Tomorrow, 21 October 2017 at 8:00 PM EDT (GMT -5), visit dso.org/live for a performance of Harold in Italy by Hector Berlioz, Elgar’s Cello Concerto, and the world premiere of Loren Loiacono’s Smothered by Sky (at link see page 19).

The Opera Platform website, long the home of free opera webcasts, is now Operavision.eu.  Operas typically remain available for viewing on the site for six months after their initial webcast, and some are available with subtitles in multiple languages.  Operas currently available on the new website include Puccini’s Tosca and Madama Butterfly, Handel’s Acis and Galatea, and Verdi’s La Traviata.  Haven’t watched opera before? Check out Operavision’s New To Opera? tab for some helpful information.

Also, opera fans, please note that Operavision will present Wagner’s entire Ring cycle in separate webcasts beginning 28 October 2017, and, on a lighter note, Mozart’s The Marriage of Figaro on 3 November.


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Haiku Wednesday: Beyond–Bach in Interstellar Space

Poster showing the outline of the Voyager spacecraft against a blue and black painted background representing space

Beethoven, Mozart,
Bach wrote music for all time,
And now, all of space.

Bach traveled on foot
Over two hundred miles to
Hear great music, learn.

Now his music flies
Beyond the sun’s reach, into
Interstellar space.

This week NASA is celebrating the 40th anniversary of the launch of the Voyager 1 spacecraft.  When Voyager 1 and 2 were launched, each carried a golden record containing images and the sounds of Earth.  Along with greetings in over 50 human languages, whale song, and sounds of nature, there was a selection of the world’s music, including classical music.

One of the spacecraft has now left our solar system and is in interstellar space; the other will be there soon.  And as they travel through the dark and empty space between the stars, our “silent ambassadors”1 carry the story of who we are.  Here are the classical selections chosen for the record:

Bach, Brandenburg Concerto No. 2 in F. First Movement, performed by the Munich Bach Orchestra, Karl Richter, conductor.

Bach, “Gavotte en rondeaux” from Partita No. 3 in E major for violin, performed by Arthur Grumiaux

Bach, The Well-Tempered Clavier, Book 2, Prelude and Fugue in C, No. 1, performed by Glenn Gould, piano.

Beethoven, Fifth Symphony, First Movement, performed by the Philharmonia Orchestra, Otto Klemperer, conductor.

Beethoven, String Quartet No. 13 in B flat, Opus 130, Cavatina, performed by the Budapest String Quartet (read more about the Cavatina here).

Holborne, “The Fairie Round”, performed by David Munrow and the Early Music Consort of London.

Mozart, The Magic Flute, Queen of the Night aria, No. 14, performed by Edda Moser, soprano and the Bavarian State Opera, Munich, Wolfgang Sawallisch, conductor.

Stravinsky, Rite of Spring, Sacrificial Dance, performed by the Columbia Symphony Orchestra, Igor Stravinsky, conductor.

Bach walked 250 miles to hear the music of Dieterich Buxtehude and learn from him. The Voyager spacecraft are now 10-12 billion miles from Earth and are outward bound at around 40,000 miles per hour.  They’re still sending back fascinating and valuable data. Like Bach, they have traveled a long way in the pursuit of knowledge.  And the results have been glorious.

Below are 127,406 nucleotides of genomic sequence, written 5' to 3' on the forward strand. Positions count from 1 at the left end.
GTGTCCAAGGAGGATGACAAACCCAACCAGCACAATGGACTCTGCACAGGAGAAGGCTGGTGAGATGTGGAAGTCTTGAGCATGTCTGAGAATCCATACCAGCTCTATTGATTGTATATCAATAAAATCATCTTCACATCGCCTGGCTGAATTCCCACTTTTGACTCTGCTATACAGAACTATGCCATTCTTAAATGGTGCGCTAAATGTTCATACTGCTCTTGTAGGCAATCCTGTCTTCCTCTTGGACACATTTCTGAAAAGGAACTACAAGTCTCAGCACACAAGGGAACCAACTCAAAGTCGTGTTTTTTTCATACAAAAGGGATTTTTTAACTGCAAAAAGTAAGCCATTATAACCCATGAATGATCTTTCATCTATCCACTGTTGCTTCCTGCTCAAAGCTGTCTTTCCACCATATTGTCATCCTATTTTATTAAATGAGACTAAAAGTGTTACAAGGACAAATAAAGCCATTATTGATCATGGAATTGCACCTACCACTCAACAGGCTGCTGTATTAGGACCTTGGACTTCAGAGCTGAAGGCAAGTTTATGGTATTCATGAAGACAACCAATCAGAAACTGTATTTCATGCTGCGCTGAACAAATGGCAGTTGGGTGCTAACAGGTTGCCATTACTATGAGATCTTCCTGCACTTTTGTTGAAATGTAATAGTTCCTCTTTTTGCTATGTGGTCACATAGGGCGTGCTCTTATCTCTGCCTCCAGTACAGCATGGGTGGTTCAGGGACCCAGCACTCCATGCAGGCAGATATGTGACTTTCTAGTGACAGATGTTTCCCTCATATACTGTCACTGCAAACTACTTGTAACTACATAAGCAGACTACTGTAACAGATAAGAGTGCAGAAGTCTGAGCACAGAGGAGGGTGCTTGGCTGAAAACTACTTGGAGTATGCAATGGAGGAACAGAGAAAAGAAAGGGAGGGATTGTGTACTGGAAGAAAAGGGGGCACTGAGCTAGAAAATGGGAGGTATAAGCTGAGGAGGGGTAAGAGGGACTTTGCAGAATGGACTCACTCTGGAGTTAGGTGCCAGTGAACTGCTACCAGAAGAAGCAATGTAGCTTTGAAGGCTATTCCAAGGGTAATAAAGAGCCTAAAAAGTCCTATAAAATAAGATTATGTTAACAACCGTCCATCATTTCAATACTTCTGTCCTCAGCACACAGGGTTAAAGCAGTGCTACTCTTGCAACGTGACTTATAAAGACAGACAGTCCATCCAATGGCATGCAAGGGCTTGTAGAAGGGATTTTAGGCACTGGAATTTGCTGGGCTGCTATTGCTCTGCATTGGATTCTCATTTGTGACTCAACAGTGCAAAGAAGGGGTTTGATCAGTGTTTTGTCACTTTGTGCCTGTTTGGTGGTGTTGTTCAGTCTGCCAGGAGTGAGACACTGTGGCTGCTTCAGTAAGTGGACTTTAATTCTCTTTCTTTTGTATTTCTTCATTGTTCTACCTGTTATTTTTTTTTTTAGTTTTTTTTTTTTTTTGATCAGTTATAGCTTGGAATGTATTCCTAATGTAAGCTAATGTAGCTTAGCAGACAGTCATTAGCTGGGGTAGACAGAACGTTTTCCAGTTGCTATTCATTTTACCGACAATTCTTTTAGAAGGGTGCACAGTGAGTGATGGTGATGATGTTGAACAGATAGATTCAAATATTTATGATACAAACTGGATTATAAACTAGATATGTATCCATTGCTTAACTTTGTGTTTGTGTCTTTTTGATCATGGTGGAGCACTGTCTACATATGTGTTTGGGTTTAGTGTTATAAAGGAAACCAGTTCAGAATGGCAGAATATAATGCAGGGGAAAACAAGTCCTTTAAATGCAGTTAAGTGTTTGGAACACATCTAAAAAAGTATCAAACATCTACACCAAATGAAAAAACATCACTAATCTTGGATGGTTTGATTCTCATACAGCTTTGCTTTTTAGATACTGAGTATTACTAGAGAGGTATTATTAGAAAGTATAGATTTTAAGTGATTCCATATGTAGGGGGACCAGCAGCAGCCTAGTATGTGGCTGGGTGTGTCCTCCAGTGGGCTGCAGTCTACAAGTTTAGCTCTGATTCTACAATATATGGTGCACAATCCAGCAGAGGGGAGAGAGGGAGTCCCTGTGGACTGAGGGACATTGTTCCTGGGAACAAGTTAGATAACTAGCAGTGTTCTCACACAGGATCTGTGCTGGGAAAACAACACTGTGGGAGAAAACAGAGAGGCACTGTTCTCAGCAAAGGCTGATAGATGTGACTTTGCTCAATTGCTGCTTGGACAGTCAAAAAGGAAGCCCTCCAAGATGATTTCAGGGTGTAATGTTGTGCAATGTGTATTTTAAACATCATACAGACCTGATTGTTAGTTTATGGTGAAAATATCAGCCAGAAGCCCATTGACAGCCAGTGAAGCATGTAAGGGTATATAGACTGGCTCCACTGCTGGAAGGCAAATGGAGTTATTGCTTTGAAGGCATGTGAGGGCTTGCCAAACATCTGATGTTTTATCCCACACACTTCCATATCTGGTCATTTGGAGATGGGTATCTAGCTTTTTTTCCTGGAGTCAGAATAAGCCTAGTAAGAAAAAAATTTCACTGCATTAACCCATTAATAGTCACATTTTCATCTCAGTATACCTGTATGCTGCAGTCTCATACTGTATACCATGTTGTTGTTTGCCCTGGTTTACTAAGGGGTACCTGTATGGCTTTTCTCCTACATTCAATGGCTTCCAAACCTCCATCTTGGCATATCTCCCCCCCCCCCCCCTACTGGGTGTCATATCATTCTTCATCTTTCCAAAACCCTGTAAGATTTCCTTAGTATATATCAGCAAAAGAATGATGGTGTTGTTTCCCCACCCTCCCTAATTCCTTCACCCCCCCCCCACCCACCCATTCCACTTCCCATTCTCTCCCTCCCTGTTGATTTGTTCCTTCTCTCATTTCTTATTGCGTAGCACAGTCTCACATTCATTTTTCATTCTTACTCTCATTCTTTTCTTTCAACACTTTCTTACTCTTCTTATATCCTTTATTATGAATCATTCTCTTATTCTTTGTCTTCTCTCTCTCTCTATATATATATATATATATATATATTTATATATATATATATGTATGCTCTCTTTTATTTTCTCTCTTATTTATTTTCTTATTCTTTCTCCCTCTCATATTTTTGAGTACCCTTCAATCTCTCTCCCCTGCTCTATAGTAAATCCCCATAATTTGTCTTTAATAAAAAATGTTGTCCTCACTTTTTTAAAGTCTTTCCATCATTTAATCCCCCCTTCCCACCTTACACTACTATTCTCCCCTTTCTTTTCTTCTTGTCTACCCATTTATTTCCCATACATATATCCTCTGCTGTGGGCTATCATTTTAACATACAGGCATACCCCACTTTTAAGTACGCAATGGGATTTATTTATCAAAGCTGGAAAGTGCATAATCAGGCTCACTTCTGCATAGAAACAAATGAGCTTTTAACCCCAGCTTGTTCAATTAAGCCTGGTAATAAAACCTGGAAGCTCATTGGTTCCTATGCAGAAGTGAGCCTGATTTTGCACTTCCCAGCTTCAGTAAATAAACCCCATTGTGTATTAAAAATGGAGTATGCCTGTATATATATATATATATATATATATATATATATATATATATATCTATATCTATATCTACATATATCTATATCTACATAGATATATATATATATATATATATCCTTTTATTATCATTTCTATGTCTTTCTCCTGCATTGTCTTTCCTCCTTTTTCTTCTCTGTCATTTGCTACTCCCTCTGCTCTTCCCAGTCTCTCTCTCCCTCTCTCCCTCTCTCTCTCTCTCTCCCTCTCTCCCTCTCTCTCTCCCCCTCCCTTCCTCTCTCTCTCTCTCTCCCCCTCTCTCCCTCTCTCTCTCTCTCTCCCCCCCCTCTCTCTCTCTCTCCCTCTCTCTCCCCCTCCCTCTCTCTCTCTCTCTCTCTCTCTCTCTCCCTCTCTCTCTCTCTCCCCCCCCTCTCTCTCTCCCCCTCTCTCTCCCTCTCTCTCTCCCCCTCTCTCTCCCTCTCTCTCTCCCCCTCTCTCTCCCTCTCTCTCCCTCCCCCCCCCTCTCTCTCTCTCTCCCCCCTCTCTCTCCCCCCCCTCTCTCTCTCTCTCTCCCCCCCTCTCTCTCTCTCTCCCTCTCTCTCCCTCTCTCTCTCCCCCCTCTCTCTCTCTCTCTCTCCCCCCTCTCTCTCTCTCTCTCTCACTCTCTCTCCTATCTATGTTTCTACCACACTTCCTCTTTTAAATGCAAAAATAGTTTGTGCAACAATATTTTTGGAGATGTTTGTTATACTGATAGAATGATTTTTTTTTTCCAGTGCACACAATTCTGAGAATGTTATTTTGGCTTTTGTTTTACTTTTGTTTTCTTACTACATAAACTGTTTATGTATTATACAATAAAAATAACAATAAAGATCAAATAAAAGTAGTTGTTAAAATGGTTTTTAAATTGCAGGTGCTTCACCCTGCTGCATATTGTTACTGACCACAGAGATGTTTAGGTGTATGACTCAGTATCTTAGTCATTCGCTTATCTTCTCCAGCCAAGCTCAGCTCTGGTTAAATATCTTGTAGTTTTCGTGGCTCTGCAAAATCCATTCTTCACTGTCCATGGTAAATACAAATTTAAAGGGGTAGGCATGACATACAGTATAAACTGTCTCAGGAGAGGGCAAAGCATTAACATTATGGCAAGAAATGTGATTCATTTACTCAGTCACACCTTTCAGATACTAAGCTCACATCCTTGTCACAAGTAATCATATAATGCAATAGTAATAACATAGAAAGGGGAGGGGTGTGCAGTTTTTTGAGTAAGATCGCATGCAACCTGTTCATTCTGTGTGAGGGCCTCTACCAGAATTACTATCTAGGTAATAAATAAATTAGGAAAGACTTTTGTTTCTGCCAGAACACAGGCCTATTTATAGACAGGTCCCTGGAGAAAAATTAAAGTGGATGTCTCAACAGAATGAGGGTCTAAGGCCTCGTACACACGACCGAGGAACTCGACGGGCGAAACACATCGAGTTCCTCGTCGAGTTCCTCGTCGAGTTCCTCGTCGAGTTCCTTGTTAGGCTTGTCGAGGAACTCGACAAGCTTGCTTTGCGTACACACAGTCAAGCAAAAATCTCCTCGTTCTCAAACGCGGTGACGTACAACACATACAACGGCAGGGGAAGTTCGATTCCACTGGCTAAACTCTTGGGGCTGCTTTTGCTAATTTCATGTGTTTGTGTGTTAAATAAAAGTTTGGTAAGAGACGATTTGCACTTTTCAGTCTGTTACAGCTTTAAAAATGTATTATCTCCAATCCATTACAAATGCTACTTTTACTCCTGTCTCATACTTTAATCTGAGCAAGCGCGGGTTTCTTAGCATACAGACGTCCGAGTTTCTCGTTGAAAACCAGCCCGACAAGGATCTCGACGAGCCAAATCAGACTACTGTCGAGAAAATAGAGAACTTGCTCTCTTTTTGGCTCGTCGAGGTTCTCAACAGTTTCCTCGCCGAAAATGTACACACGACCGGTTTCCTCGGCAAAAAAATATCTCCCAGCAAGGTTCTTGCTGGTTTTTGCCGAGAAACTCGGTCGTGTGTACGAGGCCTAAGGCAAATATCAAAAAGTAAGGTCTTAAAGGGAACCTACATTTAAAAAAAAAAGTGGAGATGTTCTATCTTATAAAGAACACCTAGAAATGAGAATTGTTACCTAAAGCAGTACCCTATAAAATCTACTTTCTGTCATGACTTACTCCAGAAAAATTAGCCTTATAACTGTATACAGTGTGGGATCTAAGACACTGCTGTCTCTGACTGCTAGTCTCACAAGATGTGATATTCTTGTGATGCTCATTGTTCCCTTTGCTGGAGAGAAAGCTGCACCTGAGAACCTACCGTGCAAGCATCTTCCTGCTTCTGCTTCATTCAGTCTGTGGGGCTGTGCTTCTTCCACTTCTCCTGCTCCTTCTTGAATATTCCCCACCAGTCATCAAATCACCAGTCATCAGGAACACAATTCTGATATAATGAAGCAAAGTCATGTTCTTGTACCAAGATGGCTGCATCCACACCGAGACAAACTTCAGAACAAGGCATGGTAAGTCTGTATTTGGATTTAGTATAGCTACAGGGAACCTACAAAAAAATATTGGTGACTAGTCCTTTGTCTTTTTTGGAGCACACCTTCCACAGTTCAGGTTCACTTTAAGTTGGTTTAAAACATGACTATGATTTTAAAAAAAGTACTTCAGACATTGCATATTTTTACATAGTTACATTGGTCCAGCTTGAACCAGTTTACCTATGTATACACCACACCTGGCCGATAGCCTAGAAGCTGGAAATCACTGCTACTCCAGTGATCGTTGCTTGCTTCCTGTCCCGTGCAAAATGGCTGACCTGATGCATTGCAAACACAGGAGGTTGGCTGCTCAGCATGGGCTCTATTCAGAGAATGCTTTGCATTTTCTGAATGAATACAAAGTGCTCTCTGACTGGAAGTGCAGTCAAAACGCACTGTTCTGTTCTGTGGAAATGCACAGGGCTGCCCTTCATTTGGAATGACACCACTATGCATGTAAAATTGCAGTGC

Image of Saturn, its rings, and moons taken by the Voyager spacecraft.

Image of Saturn, its rings, and two moons taken by the Voyager spacecraft. Courtesy NASA/JPL-Caltech.

What music would you select to represent all of us?

References

  1.  https://www.space.com/37860-voyager-mission-40-years-ed-stone-interview.html
  2.  http://www.cbc.ca/news/technology/voyager-nasa-exploring-unknown-1.4267178
  3. https://voyager.jpl.nasa.gov/golden-record/whats-on-the-record/music/
  4. https://www.nasa.gov/mission_pages/voyager/index.html
  5. https://voyager.jpl.nasa.gov/

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Image attribution:  Like the image? Download it (and more) for free at https://voyager.jpl.nasa.gov/downloads/

Image of Saturn courtesy NASA/JPL-Caltech. https://voyager.jpl.nasa.gov/galleries/images-voyager-took/saturn/.


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Free On-Demand Viewing of 10 Operas for the European Opera Days Celebration

stick guy singing opera on a television with a viking helmet for an antenna

The Opera Platform will present ten operas as part of the European Opera Days celebration, May 5-14, 2017.  On-demand viewing begins at midnight CET (11PM UTC; 7PM EDT).  Here’s what you can see:

Ginestera: Bomarzo from the Teatro Real Madrid

Bizet: Carmen, two performances, from the Latvian National Opera and the Opéra de Lyon

Vivaldi: Farnace from the Opéra National du Rhin Strasbourg

Janáček: Foxie! Cunning Little Vixen from La Monnaie De Munt Brussels

Rossini: Il Turco in Italia from the Bergen National Opera

Monteverdi: L’incoronazione di Poppea from Opéra de Lille

Charpentier: Médée from Theater Basel

Thordarson (Þórðarson): Ragnheiður

Mozart: The Magic Flute (set in outer space) from Den Norske Opera Oslo

Learn more about European Opera Days and the featured operas here.

See other operas currently available on The Opera Platform here.